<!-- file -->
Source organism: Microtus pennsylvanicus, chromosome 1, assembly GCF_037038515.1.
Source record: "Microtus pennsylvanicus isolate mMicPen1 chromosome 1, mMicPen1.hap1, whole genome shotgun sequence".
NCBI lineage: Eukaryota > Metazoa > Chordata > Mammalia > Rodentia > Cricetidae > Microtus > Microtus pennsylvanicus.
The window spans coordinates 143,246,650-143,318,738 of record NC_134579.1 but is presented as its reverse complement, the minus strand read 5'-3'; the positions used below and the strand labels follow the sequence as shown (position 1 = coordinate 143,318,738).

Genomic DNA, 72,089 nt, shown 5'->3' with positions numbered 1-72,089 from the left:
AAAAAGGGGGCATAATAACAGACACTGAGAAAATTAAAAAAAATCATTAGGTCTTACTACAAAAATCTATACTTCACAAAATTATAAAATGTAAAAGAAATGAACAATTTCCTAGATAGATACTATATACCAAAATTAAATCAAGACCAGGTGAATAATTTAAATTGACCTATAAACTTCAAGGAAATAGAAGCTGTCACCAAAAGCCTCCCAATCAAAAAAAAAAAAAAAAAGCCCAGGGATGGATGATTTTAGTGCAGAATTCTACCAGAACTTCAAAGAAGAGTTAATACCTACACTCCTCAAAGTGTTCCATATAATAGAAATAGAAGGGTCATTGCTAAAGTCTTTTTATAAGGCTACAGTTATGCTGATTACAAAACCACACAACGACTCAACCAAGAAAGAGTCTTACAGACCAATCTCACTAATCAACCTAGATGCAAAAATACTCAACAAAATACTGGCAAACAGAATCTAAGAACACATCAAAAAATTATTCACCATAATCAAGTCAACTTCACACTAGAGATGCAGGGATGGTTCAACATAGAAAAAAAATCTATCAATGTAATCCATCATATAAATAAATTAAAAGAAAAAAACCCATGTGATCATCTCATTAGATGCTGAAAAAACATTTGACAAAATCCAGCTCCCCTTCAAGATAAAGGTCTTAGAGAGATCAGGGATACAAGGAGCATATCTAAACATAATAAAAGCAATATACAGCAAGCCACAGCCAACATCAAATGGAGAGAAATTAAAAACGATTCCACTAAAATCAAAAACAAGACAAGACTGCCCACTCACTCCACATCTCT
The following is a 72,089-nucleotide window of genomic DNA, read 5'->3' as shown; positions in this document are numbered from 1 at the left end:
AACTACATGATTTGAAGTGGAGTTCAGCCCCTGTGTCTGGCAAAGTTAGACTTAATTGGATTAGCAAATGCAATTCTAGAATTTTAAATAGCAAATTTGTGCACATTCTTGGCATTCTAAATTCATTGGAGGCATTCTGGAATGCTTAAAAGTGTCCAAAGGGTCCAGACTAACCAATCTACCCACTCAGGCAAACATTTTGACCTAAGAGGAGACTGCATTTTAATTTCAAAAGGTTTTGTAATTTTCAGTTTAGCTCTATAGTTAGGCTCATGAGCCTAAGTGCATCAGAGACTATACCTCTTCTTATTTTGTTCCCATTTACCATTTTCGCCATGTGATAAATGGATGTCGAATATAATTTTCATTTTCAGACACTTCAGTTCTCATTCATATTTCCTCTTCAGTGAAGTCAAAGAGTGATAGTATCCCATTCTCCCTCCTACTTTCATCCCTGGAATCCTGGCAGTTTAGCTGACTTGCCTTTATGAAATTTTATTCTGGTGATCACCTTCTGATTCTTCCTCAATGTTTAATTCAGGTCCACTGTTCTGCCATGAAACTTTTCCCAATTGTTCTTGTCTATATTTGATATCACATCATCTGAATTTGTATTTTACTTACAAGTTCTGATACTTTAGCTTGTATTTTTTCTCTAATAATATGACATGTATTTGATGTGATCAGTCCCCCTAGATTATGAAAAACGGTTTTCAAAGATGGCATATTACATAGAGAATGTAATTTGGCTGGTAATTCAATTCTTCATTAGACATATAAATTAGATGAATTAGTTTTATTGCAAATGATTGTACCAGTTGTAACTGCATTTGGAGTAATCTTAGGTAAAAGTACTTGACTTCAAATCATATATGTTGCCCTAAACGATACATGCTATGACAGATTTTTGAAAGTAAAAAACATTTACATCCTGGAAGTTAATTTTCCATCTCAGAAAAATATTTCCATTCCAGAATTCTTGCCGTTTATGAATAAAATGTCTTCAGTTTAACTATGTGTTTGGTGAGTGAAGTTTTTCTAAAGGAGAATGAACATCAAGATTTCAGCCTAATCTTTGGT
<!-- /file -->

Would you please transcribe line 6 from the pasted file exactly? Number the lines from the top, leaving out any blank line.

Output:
AAAAAGGGGGCATAATAACAGACACTGAGAAAATTAAAAAAAATCATTAGGTCTTACTACAAAAATCTATACTTCACAAAATTATAAAATGTAAAAGAAATGAACAATTTCCTAGATAGATACTATATACCAAAATTAAATCAAGACCAGGTGAATAATTTAAATTGACCTATAAACTTCAAGGAAATAGAAGCTGTCACCAAAAGCCTCCCAATCAAAAAAAAAAAAAAAAAGCCCAGGGATGGATGATTTTAGTGCAGAATTCTACCAGAACTTCAAAGAAGAGTTAATACCTACACTCCTCAAAGTGTTCCATATAATAGAAATAGAAGGGTCATTGCTAAAGTCTTTTTATAAGGCTACAGTTATGCTGATTACAAAACCACACAACGACTCAACCAAGAAAGAGTCTTACAGACCAATCTCACTAATCAACCTAGATGCAAAAATACTCAACAAAATACTGGCAAACAGAATCTAAGAACACATCAAAAAATTATTCACCATAATCAAGTCAACTTCACACTAGAGATGCAGGGATGGTTCAACATAGAAAAAAAATCTATCAATGTAATCCATCATATAAATAAATTAAAAGAAAAAAACCCATGTGATCATCTCATTAGATGCTGAAAAAACATTTGACAAAATCCAGCTCCCCTTCAAGATAAAGGTCTTAGAGAGATCAGGGATACAAGGAGCATATCTAAACATAATAAAAGCAATATACAGCAAGCCACAGCCAACATCAAATGGAGAGAAATTAAAAACGATTCCACTAAAATCAAAAACAAGACAAGACTGCCCACTCACTCCACATCTCT